Chicken grows face of dinosaur

Replica Of A Velociraptor mongoliensis Skull, a Dromaeosaurid Dinosaur

BXWW34 Replica Of A Velociraptor mongoliensis Skull, a Dromaeosaurid Dinosaur

Source: BBC

Sixty-five million years ago, an asteroid is believed to have crashed into Earth. The impact wiped out huge numbers of species, including almost all of the dinosaurs.

One group of dinosaurs managed to survive the disaster. Today, we know them as birds.

The idea that birds evolved from dinosaurs has been around since the 19th century, when scientists discovered the fossil of an early bird called Archaeopteryx. It had wings and feathers, but it also looked a lot like a dinosaur. More recent fossils look similar.

But these early birds didn’t look the same as modern ones. In particular, they didn’t have beaks: they had snouts, like those of their dinosaur ancestors.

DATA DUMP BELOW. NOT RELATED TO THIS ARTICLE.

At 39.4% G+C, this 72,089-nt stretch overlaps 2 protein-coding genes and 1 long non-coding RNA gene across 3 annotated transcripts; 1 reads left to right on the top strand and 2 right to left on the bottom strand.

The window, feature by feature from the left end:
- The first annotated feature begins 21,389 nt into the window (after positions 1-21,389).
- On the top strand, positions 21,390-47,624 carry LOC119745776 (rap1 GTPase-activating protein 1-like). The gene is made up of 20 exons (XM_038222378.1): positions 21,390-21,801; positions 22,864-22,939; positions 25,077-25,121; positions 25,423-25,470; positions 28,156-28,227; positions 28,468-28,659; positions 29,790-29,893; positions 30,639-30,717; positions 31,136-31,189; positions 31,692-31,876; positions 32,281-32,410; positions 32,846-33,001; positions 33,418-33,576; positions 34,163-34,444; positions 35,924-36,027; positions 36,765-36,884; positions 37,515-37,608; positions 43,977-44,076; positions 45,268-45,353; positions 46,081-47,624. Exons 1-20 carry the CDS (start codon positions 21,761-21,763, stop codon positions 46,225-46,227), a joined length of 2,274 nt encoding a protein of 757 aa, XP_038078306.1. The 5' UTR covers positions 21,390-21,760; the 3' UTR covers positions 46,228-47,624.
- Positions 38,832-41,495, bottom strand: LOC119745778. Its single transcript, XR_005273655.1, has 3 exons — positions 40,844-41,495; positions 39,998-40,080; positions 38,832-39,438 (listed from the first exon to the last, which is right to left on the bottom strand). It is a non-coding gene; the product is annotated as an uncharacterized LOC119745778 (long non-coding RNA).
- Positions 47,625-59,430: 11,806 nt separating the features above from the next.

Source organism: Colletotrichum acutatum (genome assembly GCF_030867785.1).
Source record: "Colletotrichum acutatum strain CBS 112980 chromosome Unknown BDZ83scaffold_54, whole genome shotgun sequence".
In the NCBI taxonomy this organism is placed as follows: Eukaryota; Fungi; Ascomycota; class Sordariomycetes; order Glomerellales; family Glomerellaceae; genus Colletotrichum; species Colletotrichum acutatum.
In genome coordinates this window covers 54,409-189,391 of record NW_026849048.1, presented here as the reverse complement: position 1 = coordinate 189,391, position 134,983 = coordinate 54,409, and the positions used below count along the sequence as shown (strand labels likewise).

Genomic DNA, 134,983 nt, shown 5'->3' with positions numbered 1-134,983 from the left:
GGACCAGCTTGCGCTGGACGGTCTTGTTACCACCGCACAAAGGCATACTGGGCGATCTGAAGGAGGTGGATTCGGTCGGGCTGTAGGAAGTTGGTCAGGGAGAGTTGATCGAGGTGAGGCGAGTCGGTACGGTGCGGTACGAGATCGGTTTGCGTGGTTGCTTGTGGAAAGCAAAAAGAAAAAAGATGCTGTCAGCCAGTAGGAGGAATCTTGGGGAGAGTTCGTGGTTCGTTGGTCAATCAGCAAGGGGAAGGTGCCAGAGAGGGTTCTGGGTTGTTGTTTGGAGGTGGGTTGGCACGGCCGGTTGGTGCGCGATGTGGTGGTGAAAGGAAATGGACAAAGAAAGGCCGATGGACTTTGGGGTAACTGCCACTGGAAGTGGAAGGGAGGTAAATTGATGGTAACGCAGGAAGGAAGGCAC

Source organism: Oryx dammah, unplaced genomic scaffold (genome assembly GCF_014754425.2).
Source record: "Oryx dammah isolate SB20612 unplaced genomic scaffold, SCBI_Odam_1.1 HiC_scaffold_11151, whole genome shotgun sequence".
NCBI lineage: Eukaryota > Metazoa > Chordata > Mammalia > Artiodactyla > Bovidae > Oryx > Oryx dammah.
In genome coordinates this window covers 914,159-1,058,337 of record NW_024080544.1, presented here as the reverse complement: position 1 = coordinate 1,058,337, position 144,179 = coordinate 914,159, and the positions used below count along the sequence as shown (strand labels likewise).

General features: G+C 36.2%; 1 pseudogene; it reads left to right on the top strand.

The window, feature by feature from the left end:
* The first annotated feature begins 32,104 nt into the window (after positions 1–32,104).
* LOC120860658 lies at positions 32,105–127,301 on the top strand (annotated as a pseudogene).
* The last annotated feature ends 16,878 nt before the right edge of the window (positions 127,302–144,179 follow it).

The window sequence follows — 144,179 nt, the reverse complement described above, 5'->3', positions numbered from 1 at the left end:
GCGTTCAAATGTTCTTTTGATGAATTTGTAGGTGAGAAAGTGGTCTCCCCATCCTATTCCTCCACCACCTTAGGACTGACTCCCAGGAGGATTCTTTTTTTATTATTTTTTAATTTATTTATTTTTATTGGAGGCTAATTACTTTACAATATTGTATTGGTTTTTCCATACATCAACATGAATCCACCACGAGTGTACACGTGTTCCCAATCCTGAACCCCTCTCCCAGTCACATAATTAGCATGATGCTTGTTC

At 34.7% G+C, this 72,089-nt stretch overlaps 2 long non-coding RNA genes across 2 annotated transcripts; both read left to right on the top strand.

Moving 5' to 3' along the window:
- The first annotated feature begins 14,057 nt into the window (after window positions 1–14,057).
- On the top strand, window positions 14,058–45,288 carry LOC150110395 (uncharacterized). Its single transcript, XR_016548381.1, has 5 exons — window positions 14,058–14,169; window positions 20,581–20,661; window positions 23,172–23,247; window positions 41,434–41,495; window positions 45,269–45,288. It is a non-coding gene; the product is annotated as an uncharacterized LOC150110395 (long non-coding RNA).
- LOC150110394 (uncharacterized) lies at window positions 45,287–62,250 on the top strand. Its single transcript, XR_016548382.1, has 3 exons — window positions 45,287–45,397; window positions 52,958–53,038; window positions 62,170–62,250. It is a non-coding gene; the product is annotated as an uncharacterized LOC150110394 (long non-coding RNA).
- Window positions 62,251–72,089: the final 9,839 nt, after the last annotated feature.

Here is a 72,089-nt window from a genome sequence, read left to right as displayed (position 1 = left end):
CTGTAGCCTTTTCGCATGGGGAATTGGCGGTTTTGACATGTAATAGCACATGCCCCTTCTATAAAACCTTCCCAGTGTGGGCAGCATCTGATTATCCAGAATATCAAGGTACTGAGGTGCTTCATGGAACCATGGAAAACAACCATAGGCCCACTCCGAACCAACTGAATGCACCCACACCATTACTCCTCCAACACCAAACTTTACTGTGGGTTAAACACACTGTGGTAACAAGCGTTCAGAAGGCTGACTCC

To understand how one changed into another, a team has been tampering with the molecular processes that make up a beak in chickens.

By doing so, they have managed to create a chicken embryo with a dinosaur-like snout and palate, similar to that of small feathered dinosaurs like Velociraptor. The results are published in the journal Evolution.

The team’s aim was to understand how the bird beak evolved, because the beak is such a vital part of bird anatomy. It has been crucial for their success. The 10,000 or more bird species occupy a wide range of habitats, and many have specialised beaks to help them survive.

But they did not set out to create a “dino-chicken”, say lead authors Bhart-Anjan Bhullar of Yale University in New Haven and Arhat Abzhanov of Harvard University in Cambridge.

“Whenever you examine an important evolutionary transformation, you want to learn the underlying mechanism,” says Bhullar.

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